Forget why your business wanted ‘a culture of content’?

Forget why your business wanted ‘a culture of content’?





Forget why your business wanted ‘a culture of content’?


Tony Hallett
Managing director

Tony set up Collective Content in 2011 so brands can more easily become publishers and tell stories. This built on 15 years in media, from reporter to publishing director at Silicon Media Group, CNET Networks and CBS Interactive.

For a time it was very fashionable to talk about a ‘culture of content’. This meant embracing content marketing to such an extent that the whole organisation not only understands its benefits but is eager to make it happen. The era of employee-as-content-creator had arrived. Or so we had all hoped.

But this is rarely the case. We usually deal with marketing departments and other agencies employed by large companies. Most people we speak to are savvy about content, if not outright experts. What happened to the customer service agent or engineer contributing?

We still think there’s a lot to be said for including them. We’ve written about why your staff can be your secret weapon, as well as some of the reasons why employees don’t participate in content creation. But aside from producing better, more diverse content, what are some of the other benefits of being inclusive? Why, in other words, should you still pursue a culture of content?

  1. Learn about the company. This might not be a priority for the person running a content programme or your average CMO, even. But from our experience, this is vital for CEOs and boards. The views from the shop floor – or manufacturing facility or sales team or wherever – sometimes never reach the top brass. Content is a great communication medium internally.
  2. Content informs strategy. This might seem like the wrong way around but your employees’ ideas around content are also a diverse source of ideas for the wider business. The key here is to have marketing plugged in properly to the wider business. No silos, please. You don’t have to go public with the best ideas – but do feed them to appropriate departments or even up to the C-suite.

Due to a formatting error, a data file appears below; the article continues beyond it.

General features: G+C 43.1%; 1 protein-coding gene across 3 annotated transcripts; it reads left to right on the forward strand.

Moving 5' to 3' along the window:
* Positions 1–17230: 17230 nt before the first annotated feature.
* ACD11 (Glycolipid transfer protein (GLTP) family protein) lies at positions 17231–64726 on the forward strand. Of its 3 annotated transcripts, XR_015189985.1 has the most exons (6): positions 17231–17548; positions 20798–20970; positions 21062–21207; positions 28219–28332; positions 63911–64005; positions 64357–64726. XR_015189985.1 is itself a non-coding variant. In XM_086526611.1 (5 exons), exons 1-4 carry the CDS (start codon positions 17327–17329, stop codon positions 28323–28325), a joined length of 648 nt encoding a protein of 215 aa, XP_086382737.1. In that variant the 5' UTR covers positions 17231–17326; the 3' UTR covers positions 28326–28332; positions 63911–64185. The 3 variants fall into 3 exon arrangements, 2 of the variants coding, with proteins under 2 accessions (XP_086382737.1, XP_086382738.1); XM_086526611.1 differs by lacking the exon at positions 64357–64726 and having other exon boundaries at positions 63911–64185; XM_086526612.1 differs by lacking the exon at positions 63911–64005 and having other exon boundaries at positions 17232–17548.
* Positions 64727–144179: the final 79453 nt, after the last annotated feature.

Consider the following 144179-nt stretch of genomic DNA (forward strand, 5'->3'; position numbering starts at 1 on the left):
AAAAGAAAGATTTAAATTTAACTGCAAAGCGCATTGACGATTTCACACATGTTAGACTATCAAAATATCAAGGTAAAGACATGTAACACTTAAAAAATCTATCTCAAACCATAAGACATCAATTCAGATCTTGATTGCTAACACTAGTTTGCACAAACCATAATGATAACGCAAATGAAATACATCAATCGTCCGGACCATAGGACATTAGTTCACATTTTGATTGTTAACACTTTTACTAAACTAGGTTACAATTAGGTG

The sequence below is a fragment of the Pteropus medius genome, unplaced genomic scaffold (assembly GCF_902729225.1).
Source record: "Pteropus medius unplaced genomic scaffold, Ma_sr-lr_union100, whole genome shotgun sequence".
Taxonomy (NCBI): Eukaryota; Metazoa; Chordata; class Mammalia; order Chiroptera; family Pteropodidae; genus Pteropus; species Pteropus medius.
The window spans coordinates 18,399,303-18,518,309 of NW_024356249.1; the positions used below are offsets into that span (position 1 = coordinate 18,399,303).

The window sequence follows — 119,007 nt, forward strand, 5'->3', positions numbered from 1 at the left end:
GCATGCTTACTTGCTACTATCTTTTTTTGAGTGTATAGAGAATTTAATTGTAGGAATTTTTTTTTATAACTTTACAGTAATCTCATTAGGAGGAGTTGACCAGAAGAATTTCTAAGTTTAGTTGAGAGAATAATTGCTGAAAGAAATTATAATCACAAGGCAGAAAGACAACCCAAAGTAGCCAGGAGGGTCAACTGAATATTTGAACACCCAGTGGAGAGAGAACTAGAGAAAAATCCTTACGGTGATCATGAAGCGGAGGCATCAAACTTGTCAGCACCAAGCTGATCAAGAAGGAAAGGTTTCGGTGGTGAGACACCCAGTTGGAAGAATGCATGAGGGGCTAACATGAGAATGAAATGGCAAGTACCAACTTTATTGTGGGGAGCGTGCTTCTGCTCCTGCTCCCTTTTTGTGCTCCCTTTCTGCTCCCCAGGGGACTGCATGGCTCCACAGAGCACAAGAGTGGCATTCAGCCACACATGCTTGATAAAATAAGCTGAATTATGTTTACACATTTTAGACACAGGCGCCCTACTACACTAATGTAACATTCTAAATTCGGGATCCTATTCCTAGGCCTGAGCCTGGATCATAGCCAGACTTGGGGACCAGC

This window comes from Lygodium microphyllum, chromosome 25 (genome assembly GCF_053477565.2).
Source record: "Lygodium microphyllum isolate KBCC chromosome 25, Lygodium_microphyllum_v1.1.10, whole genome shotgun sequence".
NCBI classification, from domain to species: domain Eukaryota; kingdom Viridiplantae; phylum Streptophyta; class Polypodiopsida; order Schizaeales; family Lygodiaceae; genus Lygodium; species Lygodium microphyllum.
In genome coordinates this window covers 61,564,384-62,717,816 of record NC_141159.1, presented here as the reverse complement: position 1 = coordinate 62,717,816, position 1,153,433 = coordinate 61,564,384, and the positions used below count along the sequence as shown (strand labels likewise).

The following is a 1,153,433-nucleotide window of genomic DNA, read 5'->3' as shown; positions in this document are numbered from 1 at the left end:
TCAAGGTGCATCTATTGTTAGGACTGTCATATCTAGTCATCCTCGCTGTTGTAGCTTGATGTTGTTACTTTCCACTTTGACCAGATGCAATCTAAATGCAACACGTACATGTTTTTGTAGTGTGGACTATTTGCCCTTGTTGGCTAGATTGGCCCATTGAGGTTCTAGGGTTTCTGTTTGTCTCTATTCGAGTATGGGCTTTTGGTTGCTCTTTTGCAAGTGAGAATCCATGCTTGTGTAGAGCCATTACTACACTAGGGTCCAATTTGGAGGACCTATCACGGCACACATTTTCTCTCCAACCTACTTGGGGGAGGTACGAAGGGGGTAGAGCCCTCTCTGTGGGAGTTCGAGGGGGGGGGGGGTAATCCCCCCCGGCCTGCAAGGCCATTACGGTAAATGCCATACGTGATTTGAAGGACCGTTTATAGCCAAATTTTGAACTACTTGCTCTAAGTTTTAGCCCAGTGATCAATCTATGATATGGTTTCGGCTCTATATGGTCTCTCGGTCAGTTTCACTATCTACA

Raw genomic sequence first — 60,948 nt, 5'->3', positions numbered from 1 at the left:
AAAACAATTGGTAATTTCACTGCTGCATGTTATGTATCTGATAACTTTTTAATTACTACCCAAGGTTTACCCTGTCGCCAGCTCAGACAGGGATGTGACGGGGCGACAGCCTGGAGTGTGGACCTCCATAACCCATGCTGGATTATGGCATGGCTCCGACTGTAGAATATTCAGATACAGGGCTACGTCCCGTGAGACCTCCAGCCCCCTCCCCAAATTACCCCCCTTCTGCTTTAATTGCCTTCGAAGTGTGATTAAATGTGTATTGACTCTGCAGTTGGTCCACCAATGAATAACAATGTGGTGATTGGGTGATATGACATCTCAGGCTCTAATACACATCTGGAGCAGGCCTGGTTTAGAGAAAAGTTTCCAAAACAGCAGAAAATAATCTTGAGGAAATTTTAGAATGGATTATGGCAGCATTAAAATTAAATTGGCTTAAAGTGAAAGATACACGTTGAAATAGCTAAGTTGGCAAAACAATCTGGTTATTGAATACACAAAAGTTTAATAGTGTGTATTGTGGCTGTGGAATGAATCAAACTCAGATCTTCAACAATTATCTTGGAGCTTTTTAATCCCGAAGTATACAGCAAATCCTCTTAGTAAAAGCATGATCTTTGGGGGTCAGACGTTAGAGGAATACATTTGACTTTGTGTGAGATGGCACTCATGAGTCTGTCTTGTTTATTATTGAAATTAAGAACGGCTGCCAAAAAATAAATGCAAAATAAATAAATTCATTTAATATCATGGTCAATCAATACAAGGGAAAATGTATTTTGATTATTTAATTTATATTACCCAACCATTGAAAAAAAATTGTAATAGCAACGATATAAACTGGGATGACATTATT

3. Create heroes – and keep them. The best content creators should be celebrated. Content can be shared on internal platforms, as not all your people will see what goes out externally to customers, targets and others. We even know those who make this approach competitive and give out awards. While that might not always work, the act of creating good content should engage and help retain key employees.

This post has been about the ‘why’ of employee content and the culture that fosters it, rather than the ‘how’. But we would like to make one ‘how’ point: Getting this right isn’t easy and it isn’t for every organisation. If nothing else, you need to carefully plan how you will enable employees to do all this, remembering they still have a day job and might not know much about marketing.

How you communicate what’s going to happen, who gets a chance to take part and how they will be helped (coaching, examples, ghostwriting, working out the best medium for each person and so on) is crucial. You might not have more than one chance to get this right.
But knowing the benefits of employees’ contributions to your content marketing can help get programmes signed off or expanded. Good luck.
photo credit: Buzz via photopin (license)

This post was first published 1 June 2016.

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